Why Employee Resource Groups (ERG) are Important: ISO 30415: Diversity, Equity and Inclusion

Diversity: The art of thinking independently together.”― Malcolm Forbes


In today’s age, we live busy lives, trying to strike a balance between work, school, hobbies, self-care and more. Often, our social connections fall by the wayside. But connecting with others is more important than you might think. Social connection can lower anxiety and depression, help us regulate our emotions, lead to higher self-esteem and empathy, and improve our immune systems. By neglecting our need to connect, we put our health at risk.

Read More: https://bit.ly/DEIClause4

Content: ERG Group: ISO 30415: 2021: DEI

  1. What is ERG (Employee Resource Group)?
  2. What is the purpose of ERG?
  3. Why it is important?
  4. How an organization can effectively implement it?
  5. Conclusion


As per ISO 30415: 2021 standard, developing an inclusive workplace requires an ongoing commitment to Diversity, Equity and Inclusion (DE&I) to address inequalities in organizational systems, policies, processes and practices, as well as people’s conscious and unconscious biases and behaviours.

As workplace diversity and inclusion programs are becoming more prevalent, Employee Resource Groups (ERGs) are gaining in popularity. Employee Resource Groups are voluntary, employee-led groups whose aim is to foster a diverse, inclusive workplace aligned with the organizations they serve.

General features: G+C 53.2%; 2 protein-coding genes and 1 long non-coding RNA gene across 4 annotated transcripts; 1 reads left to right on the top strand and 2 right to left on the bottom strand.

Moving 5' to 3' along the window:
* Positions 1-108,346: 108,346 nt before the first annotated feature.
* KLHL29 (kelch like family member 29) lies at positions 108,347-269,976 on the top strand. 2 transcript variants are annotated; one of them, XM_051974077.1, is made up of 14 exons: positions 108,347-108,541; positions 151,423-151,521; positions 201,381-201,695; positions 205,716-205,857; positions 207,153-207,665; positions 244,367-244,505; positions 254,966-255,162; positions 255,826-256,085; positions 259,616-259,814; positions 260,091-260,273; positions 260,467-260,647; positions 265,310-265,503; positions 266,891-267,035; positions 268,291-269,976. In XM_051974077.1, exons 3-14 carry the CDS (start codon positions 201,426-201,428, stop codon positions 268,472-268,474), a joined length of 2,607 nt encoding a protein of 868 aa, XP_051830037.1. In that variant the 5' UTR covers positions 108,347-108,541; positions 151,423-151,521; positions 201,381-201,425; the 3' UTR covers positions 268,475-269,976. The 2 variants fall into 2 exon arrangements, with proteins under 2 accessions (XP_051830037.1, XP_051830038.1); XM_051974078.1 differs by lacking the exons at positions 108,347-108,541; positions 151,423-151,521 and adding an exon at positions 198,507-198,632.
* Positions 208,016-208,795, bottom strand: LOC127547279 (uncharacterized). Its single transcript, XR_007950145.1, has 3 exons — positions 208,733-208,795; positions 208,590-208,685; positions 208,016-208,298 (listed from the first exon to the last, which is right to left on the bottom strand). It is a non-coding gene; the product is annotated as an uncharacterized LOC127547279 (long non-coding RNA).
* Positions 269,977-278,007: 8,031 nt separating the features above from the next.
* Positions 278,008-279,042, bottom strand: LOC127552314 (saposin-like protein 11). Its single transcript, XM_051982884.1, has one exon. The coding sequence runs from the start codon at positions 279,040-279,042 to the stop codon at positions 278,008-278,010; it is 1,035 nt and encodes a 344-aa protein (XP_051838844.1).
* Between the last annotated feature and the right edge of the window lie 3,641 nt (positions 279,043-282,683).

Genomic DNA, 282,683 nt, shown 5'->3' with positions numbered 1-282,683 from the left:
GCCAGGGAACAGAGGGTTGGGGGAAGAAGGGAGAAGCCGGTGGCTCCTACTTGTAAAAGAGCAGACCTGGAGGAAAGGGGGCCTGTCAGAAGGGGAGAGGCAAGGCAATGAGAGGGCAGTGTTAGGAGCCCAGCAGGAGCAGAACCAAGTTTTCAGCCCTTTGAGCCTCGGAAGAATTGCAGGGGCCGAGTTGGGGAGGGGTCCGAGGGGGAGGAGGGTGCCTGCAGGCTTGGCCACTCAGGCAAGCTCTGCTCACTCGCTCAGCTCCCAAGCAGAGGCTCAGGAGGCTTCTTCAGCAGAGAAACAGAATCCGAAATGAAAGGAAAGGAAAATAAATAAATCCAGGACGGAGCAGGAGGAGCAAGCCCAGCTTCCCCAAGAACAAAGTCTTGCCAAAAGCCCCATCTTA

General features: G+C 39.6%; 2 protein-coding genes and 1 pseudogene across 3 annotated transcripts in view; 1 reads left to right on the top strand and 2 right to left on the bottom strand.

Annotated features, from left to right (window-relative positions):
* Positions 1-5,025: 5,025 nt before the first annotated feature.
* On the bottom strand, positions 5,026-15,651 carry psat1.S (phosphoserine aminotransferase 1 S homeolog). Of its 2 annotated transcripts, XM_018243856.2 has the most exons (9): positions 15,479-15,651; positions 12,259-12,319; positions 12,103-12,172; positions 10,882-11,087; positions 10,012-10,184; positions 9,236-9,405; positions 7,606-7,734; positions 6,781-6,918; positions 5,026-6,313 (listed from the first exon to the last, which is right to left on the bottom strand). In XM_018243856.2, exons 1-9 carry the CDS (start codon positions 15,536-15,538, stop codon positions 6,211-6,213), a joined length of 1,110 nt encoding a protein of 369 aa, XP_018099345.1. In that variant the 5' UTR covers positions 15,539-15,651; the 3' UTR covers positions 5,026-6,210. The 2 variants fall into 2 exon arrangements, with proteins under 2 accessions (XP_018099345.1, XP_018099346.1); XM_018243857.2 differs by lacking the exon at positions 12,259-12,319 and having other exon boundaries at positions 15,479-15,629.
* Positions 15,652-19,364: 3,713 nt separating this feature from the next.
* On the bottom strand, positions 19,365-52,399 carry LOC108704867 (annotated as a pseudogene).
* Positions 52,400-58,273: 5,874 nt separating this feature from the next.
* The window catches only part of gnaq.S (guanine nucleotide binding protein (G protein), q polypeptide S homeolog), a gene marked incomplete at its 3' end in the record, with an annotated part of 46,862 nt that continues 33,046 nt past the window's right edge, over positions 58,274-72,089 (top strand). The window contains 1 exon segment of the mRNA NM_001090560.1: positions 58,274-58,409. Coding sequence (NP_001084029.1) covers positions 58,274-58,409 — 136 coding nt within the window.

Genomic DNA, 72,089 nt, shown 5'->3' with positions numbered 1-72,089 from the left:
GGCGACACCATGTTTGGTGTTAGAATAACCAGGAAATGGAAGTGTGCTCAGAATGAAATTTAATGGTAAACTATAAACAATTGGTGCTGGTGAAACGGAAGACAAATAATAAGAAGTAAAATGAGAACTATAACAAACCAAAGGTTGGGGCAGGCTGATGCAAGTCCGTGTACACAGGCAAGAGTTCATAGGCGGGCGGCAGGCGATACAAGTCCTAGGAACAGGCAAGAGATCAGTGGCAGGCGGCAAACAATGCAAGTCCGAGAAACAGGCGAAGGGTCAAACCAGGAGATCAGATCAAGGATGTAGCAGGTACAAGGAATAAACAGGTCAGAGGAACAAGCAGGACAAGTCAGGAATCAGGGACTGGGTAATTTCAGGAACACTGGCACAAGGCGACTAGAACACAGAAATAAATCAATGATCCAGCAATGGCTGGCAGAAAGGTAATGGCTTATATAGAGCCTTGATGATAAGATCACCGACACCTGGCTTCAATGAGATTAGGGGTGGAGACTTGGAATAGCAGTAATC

Once you go through the article, you will understand the meaning of ERG, its purpose, the importance of ERG and how an organization can effectively implement it.

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Definition: ISO 30415: 2021

Bias (3.5): Tendency, inclination or opinion that is preconceived or unreasoned that hinders impartial judgment.

Diversity (3.7): Characteristics of differences and similarities between people. Diversity includes factors that influence the identities and perspectives that people bring when interacting at work.

Employee Resource Group- ERG (3.8): People with shared demographic and other diversity dimensions, and their allies. An ERG generally consists of people who join together in a network to share experiences and beliefs, and to promote diversity and inclusion in the workplace.

Equality (3.9): State of being equal, especially in status, rights, opportunities or outcomes.

Equity (3.10): Principle that policies, processes and practices should be fairly applied and individual needs recognized.

Fairness (3.11): Principle that everyone should be subject to procedures that are equitable and as far as possible free from systematic bias.

Inclusion (3.12): Practice of including all stakeholders in organizational contexts.

Voice (3.19): Way people communicate their views and influence matters that affect them.

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Detailed Information

As per the recent study by Harvard Business Review, companies with an above-average total diversity (meaning migration, industry, career path, gender, education and age diversity), had 19% higher innovation revenues and 9% higher EBIT margins. Yet only 40% of employees agree that their manager fosters an inclusive environment!